Why did the Delhi police do what they did is a question that may be answered satisfactorily or may not be. In any case, whatever be the clarification, it is too late. The damage is done. Anything that is said or done will be seen in retrospective to this one incident. Which is why, even the Prime Minister’s speech on our Independence Day seemed like a  rhetoric to many people. In one part of his speech he spoke about focusing on the positives of what the NDA government has done and not dwell too much on the negatives. After all, the intention to fulfil the promises is there. When the Government of India cannot focus on the positives of our Armed Forces and Veterans, it’s a little difficult for us to return the same favour Mr Prime Minister.

Whether the mask is labelled democracy or dictatorship, our great adversary remains the bureaucracy & the political class. Our Armed Forces & Veterans have shown us beyond a doubt that they can fight the enemy facing us across the frontier of the battle lines. Today, they have to fight the insecurities of the internal adversary, as well as battle the external forces. Isn’t that a little unfair on them? What would our administrators and law & order protectors  do, if the Armed Forces refused to get involved in rescuing people from floods, in earthquake hit areas or landslides? Why should the Armed Forces deal with insurgents who are all part of the problem created either by bureaucrats or politicians?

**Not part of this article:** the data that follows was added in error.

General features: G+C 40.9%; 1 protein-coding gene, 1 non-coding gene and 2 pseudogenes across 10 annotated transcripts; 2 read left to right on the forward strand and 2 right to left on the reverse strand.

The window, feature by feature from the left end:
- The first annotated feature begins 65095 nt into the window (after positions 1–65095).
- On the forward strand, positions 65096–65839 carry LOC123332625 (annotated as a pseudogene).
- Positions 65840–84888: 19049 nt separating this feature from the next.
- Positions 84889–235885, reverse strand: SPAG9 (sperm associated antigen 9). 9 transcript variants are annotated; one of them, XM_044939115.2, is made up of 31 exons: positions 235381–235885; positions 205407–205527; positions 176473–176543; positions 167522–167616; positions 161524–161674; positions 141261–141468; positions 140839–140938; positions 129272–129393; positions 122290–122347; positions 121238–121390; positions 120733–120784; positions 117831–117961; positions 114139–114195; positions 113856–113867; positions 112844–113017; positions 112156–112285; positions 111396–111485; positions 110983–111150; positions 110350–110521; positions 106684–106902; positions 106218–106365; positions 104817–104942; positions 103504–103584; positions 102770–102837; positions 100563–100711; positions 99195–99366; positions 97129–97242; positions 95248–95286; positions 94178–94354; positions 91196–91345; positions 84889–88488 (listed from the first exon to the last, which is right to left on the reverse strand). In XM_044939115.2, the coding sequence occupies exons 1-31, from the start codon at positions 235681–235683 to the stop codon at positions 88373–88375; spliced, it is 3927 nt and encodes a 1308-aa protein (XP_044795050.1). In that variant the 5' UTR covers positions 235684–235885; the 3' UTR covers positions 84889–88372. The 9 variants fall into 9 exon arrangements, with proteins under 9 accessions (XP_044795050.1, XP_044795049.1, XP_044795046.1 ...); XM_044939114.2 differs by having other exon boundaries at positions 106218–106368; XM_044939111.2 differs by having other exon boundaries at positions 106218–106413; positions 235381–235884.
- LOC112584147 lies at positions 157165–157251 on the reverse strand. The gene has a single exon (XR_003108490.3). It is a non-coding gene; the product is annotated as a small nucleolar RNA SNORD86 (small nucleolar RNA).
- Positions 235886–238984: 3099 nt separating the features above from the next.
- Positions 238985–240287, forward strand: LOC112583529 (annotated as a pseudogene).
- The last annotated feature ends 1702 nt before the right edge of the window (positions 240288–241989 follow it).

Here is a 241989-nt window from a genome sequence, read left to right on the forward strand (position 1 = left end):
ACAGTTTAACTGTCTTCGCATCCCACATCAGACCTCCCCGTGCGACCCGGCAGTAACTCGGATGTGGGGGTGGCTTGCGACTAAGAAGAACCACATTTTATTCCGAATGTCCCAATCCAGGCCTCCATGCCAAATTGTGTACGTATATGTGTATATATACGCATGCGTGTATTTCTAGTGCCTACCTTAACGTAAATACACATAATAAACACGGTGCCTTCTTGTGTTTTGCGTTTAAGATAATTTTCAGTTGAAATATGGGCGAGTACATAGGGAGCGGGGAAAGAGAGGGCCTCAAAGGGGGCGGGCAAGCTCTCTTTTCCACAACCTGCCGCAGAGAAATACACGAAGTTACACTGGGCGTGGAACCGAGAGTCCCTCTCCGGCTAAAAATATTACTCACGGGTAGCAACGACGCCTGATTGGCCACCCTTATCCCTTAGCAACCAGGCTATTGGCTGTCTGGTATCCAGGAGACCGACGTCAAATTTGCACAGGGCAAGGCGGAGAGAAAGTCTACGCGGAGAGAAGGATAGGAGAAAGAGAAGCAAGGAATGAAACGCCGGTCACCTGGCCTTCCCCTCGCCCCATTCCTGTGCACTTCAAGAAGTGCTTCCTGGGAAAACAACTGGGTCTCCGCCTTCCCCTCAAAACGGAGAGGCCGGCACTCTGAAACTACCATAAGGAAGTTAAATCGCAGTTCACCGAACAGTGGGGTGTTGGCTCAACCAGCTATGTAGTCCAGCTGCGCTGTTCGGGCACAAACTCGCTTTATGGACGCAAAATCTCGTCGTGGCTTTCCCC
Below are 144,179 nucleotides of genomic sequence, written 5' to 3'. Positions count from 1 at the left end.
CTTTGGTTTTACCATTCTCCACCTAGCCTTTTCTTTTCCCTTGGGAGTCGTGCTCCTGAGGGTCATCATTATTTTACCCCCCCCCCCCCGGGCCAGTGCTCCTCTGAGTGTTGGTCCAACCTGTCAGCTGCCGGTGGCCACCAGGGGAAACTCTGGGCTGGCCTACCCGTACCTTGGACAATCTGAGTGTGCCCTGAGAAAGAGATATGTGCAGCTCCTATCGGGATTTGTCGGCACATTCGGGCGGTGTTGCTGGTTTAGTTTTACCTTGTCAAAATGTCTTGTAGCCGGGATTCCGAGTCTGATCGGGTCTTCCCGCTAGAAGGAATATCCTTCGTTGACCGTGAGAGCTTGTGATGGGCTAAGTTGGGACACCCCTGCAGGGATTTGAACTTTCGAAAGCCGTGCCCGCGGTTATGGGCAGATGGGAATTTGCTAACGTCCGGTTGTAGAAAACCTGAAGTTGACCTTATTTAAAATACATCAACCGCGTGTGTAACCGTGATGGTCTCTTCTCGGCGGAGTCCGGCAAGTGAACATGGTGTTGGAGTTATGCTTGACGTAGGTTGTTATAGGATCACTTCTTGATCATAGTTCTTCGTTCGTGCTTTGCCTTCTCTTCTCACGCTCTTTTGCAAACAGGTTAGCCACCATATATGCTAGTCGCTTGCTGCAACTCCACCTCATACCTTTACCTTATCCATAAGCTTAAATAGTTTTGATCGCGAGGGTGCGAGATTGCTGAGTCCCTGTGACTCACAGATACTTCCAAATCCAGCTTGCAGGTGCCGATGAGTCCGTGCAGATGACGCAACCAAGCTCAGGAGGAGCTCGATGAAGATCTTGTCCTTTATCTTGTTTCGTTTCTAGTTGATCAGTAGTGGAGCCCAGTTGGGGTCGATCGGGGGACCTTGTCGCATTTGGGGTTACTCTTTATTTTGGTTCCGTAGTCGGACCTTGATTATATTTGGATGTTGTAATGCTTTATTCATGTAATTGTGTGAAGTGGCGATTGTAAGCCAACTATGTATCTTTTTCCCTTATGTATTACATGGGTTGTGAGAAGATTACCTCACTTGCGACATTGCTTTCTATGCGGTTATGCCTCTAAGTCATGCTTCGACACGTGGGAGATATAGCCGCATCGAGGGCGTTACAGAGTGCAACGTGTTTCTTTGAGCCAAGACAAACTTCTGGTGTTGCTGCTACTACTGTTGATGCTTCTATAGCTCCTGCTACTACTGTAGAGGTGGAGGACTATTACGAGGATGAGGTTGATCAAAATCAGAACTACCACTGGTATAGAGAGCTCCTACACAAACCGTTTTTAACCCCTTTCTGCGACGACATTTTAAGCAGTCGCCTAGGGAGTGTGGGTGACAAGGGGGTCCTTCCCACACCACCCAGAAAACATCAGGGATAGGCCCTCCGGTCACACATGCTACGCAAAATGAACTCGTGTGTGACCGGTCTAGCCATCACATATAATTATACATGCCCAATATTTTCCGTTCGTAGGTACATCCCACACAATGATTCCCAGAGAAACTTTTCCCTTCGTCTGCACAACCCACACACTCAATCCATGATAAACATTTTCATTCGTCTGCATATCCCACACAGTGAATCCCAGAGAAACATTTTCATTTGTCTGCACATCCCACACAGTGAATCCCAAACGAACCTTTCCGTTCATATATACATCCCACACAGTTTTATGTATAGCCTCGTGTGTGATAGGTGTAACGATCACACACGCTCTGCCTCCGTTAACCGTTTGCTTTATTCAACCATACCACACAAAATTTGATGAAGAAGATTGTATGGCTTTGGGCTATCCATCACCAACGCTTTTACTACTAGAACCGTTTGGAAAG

Mr Jay Bhattacharjee, a policy and corporate affairs analyst, wrote yesterday, that “every regime whether a democracy or a dictatorship / junta faces its moment of truth.” To me this seems that moment for the NDA government. Almost 95% of the Ex Service Men pledged their support and votes to this motley crowd of politicians, in the hope that the new government will prioritise the nation and the people who truly serve the nation. Sadly, they couldn’t be farther from the truth.

Our military leaders don’t seize power in coups; our soldiers don’t go on strike for their benefits; our armed forces don’t weigh in on the political process. In return, the country has a sacred duty to treat them honourably. Chanakya wrote to Chandragupta Maurya in a letter:
” If ever things come to a sordid pass when, on a given day, the Mauryan soldier has to look over his shoulder prompted by even a single worry about his and his family’s material, physical and social well being, it should cause you and your Council the greatest concern & distress. I beseech you to take instant note and act with uncommon dispatch to address the soldier’s anxiety. It is my bounden duty to assure you, My Lord, that the day when the Mauryan soldier has to demand his dues, or worse, plead for them, will neither have arrived overnight nor in vain. It will also bode ill for Magadha. For then, on that day, My Lord, you will have lost all moral sanction to be the King. It will also be the beginning of the end of the Mauryan Empire.”